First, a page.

Dydd Gŵyl Dewi Hapus! Happy St David’s Day!
Yes, 1st March is St David’s Day, the feast of the patron saint of Wales. Thanks to a friend who’s planted daffodil bulbs on his land, I have daffodils in a vase this year and I’m enjoying leek soup – yum!
The Tudors, of course, had strong links to Wales, with Henry VII’s grandfather being Welshman Owen Tudor, but did the Tudor court mark the day in any way?
Happy St David’s Day to all those celebrating today! Will you be wearing a leek or a daffodil today? Do you celebrate it? Let me tell you a bit more about St David and also how the Tudors marked this occasion.
Happy St David’s Day to all those in Wales or with Welsh blood. Are you wearing a leek or a daffodil today? I’d love to know if you are.
Here is an extract from our Tudor Feast Days e-book on St David’s Day…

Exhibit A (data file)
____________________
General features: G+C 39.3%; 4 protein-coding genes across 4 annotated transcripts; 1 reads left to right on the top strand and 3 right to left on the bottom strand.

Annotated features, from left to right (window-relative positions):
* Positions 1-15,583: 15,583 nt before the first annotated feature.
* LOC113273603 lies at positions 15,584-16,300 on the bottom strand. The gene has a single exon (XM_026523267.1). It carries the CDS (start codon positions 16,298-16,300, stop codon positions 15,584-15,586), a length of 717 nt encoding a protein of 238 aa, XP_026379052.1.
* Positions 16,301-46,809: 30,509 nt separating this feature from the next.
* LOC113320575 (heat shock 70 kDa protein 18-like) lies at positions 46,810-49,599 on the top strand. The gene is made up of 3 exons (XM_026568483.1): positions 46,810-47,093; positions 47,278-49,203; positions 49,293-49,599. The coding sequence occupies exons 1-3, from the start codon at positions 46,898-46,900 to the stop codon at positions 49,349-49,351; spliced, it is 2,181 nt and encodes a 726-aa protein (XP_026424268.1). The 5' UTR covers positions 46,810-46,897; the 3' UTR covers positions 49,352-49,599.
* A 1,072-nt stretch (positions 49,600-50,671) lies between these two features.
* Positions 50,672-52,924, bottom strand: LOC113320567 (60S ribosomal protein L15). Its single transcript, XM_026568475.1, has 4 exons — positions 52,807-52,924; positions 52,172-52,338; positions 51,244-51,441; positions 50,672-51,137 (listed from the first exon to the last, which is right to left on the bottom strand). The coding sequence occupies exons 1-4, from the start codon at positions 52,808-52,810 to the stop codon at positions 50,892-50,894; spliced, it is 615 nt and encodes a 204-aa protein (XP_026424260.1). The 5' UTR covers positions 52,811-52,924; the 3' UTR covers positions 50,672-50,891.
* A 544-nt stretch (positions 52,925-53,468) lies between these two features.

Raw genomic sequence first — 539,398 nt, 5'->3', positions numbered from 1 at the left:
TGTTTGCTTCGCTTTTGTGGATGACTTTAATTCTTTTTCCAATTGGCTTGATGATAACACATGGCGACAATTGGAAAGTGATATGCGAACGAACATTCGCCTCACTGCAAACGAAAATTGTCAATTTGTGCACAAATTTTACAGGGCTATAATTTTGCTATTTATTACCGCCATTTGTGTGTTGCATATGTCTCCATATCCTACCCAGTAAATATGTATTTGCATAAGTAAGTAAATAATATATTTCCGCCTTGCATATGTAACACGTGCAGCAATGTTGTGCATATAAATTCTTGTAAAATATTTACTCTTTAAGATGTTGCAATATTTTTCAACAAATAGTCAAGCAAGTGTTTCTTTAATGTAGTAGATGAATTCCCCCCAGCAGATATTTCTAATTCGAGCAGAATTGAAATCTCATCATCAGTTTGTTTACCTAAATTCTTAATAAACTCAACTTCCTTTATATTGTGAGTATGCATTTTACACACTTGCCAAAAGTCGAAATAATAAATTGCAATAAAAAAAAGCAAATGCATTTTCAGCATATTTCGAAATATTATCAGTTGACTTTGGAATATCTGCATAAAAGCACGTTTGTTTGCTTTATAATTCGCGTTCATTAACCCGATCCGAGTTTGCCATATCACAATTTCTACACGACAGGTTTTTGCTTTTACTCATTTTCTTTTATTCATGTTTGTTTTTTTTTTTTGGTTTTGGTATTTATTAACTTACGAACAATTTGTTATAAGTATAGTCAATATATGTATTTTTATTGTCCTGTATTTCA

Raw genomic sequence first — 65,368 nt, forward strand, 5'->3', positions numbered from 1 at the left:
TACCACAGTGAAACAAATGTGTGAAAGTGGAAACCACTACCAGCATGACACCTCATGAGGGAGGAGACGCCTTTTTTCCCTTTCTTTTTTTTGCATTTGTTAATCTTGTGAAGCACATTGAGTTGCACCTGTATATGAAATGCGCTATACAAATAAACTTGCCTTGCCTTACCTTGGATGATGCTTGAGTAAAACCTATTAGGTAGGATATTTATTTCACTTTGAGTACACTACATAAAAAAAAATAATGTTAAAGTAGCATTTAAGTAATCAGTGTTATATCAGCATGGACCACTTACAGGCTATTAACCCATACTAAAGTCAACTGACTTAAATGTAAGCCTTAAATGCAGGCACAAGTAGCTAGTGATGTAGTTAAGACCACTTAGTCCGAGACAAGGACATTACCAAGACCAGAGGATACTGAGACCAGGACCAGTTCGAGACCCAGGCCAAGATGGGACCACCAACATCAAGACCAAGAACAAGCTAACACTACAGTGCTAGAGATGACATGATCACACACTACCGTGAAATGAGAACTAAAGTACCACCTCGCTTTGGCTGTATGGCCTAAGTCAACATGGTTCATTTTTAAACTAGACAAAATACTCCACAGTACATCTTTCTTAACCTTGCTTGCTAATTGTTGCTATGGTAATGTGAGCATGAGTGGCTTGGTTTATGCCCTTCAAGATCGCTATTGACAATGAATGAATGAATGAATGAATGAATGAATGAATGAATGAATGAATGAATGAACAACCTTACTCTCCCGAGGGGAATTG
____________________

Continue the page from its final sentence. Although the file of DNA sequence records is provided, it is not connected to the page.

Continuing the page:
1st March is the feast day of St David (Dewi Sant), patron saint of Wales. According to Rhigyfarch’s Life of Saint David, David lived in the 6th century and founded religious centres including Glastonbury and Croyland. He then travelled to the Holy Land and was made archbishop at Jerusalem before travelling back to Wales and settling at Glyn Rhosyn (Rose Vale), or St David’s, in Pembrokeshire, Wales. There, he founded a monastery whose site is now marked by St David’s Cathedral.
Today is both Ash Wednesday and St David’s Day!
Ash Wednesday was the first day of Lent and was a day of penitence. Before the Reformation banned the practice, priests would bless ashes, which were traditionally made from burning the previous year’s Palm Sunday ‘palms’, mix them with holy water and then mark the congregation’s foreheads with the sign of the cross in ash. As the priest did this, he would say “Remember, man, that thou art dust and to dust thou shalt return.”